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by Adam Tramantano

28 Aug 2009

So much of The Wire is about watching the characters make things up. Beginning with season one, Lieutenant Daniels, the detail he supervises, their purpose and even their basement location, all come together during the process of the story. 

In Season two, the self-starter-ness of the characters moves every major part of the story; from the fact that Major Valchek wants Frank Sobotka to be convicted of something (he knows not what), to Nick Sobotka’s entrepreneurial venture into the business of heroin dealing. 

Season three takes the make-it-up-on-your-own notion to a whole new level with Major Colvin’s decriminalized drug zone, known as Hamsterdam. We are also introduced to a new and very compelling character Dennis “Cutty” Wise who starts his own boxing gym.  It is in this season where Sergeant Ellis Carver forges a new relationship with the corner dealers.

by Tyler Gould

28 Aug 2009

Her retro style and immovable coiffe may draw Imelda May comparisons to Amy Winehouse, but she eschews the lazy-though-potent soul power of the latter in favor of relentless boogie. Her impish snarl is the highlight of this new video for her rockabilly-by-numbers track, “Johnny Got a Boom Boom”, where she’s backed competently by a blur of pomade and bowling shirts. Occasionally, you’ll see her bang on a traditional Irish drum called a bodhrán, which is buried so deep in the mix as to be totally superficial, but it sure looks fancy.

You can find the song on her 2008 release, Love Tattoo, and you can find Imelda May embarking on her first ever US tour this September. Check out the clip for some rapid camera zooming and very sassy lateral head-bobbing, along with her performance on Later… with Jools Holland

by Tommy Marx

28 Aug 2009

Pop history is littered with the remains of singles released by actors desperately craving careers in music, from the strained vocals of Don Johnson searching for a “Heartbeat” to the featherweight vocals of “Don’t Give Up on Us”, the cheesy (yet oddly touching) plea from David Soul. Eddie Murphy had two Top 40 hits, the instantly forgettable “Put Your Mouth on Me” and the major smash “Party All the Time”, both of which came across as bad vanity projects. Leighton Meester, Blair on Gossip Girl (The O.C. 2.0), is currently featured on the Top 10 hit “Good Girls Go Bad”, a Cobra Starship song that sounded dated five seconds after it first played on the radio.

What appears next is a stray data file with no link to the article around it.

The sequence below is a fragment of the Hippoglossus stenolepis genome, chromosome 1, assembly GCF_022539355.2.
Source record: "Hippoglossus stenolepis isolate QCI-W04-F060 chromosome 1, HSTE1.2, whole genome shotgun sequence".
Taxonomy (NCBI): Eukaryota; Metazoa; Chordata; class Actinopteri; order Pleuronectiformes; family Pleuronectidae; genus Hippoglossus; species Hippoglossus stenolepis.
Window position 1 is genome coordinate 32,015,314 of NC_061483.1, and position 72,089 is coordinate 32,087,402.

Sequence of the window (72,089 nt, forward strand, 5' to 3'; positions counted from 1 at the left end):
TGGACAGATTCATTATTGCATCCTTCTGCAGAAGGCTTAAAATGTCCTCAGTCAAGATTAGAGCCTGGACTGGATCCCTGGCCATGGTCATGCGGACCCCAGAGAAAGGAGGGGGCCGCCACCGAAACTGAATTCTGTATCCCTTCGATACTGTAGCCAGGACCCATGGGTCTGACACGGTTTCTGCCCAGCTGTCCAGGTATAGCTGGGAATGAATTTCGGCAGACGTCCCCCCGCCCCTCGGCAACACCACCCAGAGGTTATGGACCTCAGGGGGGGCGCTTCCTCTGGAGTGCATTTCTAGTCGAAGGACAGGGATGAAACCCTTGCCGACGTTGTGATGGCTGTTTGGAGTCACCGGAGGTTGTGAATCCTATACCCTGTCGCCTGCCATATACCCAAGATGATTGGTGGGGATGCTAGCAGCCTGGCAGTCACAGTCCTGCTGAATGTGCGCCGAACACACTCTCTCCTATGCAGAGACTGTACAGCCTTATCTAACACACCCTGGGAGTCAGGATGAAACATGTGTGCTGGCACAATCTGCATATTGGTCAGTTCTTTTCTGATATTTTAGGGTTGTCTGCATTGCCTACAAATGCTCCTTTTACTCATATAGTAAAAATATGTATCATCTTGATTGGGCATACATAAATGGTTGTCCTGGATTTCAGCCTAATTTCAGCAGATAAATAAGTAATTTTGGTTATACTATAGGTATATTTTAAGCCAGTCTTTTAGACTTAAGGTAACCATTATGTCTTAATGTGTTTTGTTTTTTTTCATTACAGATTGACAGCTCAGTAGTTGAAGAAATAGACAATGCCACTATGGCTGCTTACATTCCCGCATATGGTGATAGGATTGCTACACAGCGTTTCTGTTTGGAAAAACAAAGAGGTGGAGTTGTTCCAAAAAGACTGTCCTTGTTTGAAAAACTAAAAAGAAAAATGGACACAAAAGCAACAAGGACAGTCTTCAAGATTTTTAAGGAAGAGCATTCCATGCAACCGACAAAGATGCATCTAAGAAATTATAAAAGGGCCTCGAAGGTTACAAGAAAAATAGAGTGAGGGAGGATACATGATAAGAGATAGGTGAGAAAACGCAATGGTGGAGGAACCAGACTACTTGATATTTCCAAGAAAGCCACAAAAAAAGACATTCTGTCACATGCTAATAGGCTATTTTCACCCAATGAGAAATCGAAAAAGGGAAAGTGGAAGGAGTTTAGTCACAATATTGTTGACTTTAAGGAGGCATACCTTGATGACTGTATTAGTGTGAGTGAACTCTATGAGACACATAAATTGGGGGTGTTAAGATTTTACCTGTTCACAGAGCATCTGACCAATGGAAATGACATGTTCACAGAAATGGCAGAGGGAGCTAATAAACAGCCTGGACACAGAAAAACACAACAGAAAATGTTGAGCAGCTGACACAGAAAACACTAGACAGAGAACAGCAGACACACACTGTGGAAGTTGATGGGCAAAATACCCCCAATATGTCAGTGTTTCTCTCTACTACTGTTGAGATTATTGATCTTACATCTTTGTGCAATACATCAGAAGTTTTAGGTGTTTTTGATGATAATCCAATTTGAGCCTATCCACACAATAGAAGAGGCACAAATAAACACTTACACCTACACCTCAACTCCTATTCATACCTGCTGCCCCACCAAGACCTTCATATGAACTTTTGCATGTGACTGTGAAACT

It’s almost a rite of passage for actors. Once they’ve found success appearing in a television series or in movies, many of them immediately want to prove that they are more than just actors. So we get Bruce Willis recording a cover of “Respect Yourself” and John Schneider remaking “It’s Now Or Never” – not bad songs, per se, just not particularly memorable either.

by Matt Mazur

28 Aug 2009

The co-star of HBO’s Hung, Anne Heche, known probably most for her kooky off-screen antics and dating Ellen Degeneres, hits the Letterman Show and disses her ex-husband and the father of her child in an embarrassingly personal way on national television.

by Deanne Sole

27 Aug 2009

We went by the butcher and greengrocer and at the charity shop near the station I abandoned a copy of Penelope Fitzgerald’s The Knox Brothers so that I could buy a scuffed hardback called Bible Readings for the Home Circle, a gilt embossed dove on the front cover flying over a picture of an open book with HOLY BIBLE written across the pages and a banner between them reading THE ENTRANCE OF THY WORDS GIVETH LIGHT.

The pages smelt lightly mouldy, a date on the frontispiece said 1896, and when I checked the title on abebooks I discovered that it was a reprint of a book that had been published for the first time in 1888. Age has not conferred worth. I could buy it again online for a couple of dollars. “London,” reads the lines above the date on the frontispiece. “International Tract Society, Limited. 59, Paternoster Row.”

Most of the chapters are full of questions and answers, and these are arranged around themes, so that a chapter about “Gossiping” starts by wondering, “What does the ninth commandment forbid?” then answers itself, “Thou shalt not bear false witness against thy neighbour.” (Ex. 20:16.) It continues with, “How is such a man regarded?” and answers, “If any man offend not in word, the same is a perfect man, and able to bridle the whole body.” (James 3: 2.)  Through more questions and answers it advises the reader not to yield her tongue as an instrument of unrighteousness (Rom. 6:13) and explains that the words of a tale-bearer are as wounds (Prov. 26:22.) What is the effect of gossip? “[H]e that repeateth a matter separateth very friends.” (Prov 17: 9.)

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Virtual Reality and Storytelling: What Happens When Art and Technology Collide?

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